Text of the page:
Alright. Enough fooling around. Time to dive into Poland to spend a little time at seaside, cycle and see the countryside.
After going to Swinoujscie and spending a day in Kamien Pomorski, slightly away from the Baltic coast, I head to Kolobrzeg, a seaside resort that has beaches, lighthouses, a marina and ships.
It’s a hot day with generous sunlight, few clouds, and slightly challenging cycling conditions. However, the rural landscape is cute and the breaks at beaches are worth the time.
It’s a hard day, though, when you clock more than 85 km in the heat and sunlight.
(Click on pics for HD size!)
Kolobrzeg (pronounced Kolberg) is a lovely first destination near the sea. It’s mostly visited by German and Polish tourists, with few international visitors venturing beyond Krakow and Gdansk when they come to this country.
The food is quite hearty. A tender pork steak served with chewy Silesian dumplings and cabbage salad is very central European. Perfect for the hungry cyclists who has mileage in his legs.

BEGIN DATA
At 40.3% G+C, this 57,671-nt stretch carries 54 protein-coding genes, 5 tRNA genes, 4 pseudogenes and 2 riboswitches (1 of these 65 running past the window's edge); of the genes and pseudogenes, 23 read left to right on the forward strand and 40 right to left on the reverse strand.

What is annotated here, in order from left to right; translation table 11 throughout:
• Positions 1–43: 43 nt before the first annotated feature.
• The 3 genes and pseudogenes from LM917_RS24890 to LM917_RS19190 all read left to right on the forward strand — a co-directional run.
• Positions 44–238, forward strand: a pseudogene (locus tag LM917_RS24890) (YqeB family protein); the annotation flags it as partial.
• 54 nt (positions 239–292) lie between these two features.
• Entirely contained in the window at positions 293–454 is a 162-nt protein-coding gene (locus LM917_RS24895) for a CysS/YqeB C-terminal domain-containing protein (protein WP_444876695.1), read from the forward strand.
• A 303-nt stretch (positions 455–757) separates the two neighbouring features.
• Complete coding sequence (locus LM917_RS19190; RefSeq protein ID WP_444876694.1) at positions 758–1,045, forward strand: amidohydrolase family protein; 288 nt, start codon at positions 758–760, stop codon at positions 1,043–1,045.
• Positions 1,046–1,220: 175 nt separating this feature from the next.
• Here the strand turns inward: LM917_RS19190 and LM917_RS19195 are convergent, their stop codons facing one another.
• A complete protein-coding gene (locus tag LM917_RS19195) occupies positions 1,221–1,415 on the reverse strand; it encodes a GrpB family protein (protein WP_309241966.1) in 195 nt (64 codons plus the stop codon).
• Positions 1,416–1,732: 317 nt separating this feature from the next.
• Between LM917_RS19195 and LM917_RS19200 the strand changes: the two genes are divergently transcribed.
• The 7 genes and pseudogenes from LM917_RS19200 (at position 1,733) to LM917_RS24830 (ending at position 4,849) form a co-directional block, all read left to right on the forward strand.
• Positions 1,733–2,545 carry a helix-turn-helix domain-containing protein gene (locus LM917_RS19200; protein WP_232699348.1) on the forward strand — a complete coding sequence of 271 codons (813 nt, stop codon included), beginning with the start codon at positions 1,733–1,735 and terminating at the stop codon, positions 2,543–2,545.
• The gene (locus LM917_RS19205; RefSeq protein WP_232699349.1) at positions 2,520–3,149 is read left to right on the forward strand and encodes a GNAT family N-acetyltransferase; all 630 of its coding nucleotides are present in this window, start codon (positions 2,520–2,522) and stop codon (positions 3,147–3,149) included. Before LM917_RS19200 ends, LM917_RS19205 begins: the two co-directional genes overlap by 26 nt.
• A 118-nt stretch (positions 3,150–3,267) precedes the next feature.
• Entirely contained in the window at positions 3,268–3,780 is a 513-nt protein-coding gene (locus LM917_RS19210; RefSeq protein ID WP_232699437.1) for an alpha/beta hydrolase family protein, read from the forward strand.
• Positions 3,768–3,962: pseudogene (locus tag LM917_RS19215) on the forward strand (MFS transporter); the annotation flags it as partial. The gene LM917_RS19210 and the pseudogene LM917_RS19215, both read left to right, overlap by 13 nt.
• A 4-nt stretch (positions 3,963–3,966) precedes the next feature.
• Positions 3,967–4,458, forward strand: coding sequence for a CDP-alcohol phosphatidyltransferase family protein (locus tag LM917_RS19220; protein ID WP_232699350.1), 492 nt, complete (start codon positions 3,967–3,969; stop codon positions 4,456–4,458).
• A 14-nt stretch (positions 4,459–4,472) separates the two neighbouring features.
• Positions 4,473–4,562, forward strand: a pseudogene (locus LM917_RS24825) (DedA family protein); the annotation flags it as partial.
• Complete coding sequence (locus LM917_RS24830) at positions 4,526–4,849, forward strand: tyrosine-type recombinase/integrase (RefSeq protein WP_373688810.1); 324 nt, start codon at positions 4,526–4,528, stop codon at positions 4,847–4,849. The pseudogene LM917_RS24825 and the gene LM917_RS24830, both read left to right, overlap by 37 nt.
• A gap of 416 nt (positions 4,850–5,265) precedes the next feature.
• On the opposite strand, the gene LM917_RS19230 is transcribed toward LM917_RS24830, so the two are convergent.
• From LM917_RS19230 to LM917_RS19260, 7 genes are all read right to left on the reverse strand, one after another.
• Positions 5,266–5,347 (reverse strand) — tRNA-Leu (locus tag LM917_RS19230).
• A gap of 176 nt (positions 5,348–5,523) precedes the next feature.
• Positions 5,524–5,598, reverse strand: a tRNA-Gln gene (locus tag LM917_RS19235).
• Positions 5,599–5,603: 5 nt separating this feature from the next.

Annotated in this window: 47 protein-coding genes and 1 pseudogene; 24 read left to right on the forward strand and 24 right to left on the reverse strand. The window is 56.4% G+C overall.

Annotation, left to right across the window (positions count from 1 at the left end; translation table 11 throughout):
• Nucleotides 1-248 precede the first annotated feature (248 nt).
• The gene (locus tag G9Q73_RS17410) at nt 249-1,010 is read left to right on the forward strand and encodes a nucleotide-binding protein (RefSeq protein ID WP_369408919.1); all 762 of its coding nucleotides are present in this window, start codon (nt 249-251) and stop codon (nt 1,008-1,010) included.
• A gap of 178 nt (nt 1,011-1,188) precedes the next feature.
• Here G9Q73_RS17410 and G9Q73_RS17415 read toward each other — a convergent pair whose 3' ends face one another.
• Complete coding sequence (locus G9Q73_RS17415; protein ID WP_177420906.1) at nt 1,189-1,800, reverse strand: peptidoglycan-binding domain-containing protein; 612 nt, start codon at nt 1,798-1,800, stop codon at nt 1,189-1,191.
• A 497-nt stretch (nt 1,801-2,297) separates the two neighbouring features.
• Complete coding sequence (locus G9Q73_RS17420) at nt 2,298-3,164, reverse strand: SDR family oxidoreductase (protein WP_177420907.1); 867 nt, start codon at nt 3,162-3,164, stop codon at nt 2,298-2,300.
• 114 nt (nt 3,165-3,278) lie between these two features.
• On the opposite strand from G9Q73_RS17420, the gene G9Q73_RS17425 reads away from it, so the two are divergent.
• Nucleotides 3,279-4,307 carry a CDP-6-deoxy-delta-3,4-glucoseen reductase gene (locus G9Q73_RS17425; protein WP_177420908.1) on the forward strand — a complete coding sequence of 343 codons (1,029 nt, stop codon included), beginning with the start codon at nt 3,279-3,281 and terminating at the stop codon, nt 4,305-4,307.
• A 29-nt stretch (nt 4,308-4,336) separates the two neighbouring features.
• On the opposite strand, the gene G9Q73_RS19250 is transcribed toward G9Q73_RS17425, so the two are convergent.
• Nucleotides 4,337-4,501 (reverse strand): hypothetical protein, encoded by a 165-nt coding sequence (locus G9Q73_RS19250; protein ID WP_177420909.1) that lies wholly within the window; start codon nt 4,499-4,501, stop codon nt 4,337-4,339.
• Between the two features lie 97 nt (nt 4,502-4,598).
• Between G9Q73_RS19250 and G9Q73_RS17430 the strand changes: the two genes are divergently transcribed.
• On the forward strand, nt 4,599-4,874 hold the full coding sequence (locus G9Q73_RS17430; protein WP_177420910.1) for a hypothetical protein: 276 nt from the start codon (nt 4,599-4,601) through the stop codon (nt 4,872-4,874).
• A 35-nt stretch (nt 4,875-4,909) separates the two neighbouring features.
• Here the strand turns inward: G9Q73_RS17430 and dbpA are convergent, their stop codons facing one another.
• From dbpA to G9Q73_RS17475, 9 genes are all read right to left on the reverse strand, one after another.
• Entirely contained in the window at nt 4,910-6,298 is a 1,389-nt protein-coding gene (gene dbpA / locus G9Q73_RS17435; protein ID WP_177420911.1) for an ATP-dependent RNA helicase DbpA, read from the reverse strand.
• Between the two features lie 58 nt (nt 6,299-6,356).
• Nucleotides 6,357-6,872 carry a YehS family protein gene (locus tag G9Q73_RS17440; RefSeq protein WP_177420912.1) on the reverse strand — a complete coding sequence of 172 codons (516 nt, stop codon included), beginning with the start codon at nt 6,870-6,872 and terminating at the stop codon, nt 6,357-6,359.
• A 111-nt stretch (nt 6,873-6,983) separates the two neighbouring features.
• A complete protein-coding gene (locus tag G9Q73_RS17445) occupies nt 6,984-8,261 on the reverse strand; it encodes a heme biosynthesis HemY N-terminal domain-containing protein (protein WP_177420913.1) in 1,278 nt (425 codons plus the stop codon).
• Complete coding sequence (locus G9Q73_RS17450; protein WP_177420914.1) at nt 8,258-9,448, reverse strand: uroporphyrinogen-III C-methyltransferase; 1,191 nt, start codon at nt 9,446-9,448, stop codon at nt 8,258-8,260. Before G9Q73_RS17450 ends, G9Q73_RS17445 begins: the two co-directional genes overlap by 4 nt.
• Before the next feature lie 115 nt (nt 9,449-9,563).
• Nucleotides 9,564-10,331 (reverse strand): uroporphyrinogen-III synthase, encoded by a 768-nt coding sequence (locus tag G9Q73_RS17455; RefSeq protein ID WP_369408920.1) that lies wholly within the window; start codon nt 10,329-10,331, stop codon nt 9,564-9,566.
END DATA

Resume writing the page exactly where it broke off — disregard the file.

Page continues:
Better than expected
Having done more than 160 km in a couple of days after a bit of a preventive layoff, I’m sore enough in the middle of the week to take a one-day break, riding the train instead of the bike. Better to that than run out of steam and finish with an injury.
I skip straight to a town called Slupsk, which has limited touristic offerings but a nice atmosphere and inexpensive lifestyle.
The next stop surprises nicely. The town of Lebork is simply a convenient place to go and use as a starting point before heading to the east coast, where the real spectacle resides. A 55 km ride feels easy by now, with a colourful countryside on the way and an attractive medieval town at the end.
Lebork delivers more than it promises. The nicest buildings have red bricks, reminiscent of port cities from the North.
This is the first place where I see pierogi restaurants. The traditional polish staple is a form of dumplings with all kinds of fillings. The most traditional is potatoes and onion, but I go for peppers, paprika and carrot. A delicious way to fill yourself up.
As highlighted in the previous piece, Poland has very creative products on store shelves. This time, I find salami chips! I expected those to be crispy, but they are actually soft, greasy salami slices in a chips bag. A complete crime, but a tasty one at that.
That’s it for the moment. The next entry will be the most interesting one. I’m heading to Gdynia, Sopot and Gdansk, the true gems of the north of Poland. There are nice moments here and there in a cycling trip, but it’s usually the destination that dazzles. I promise you great photos.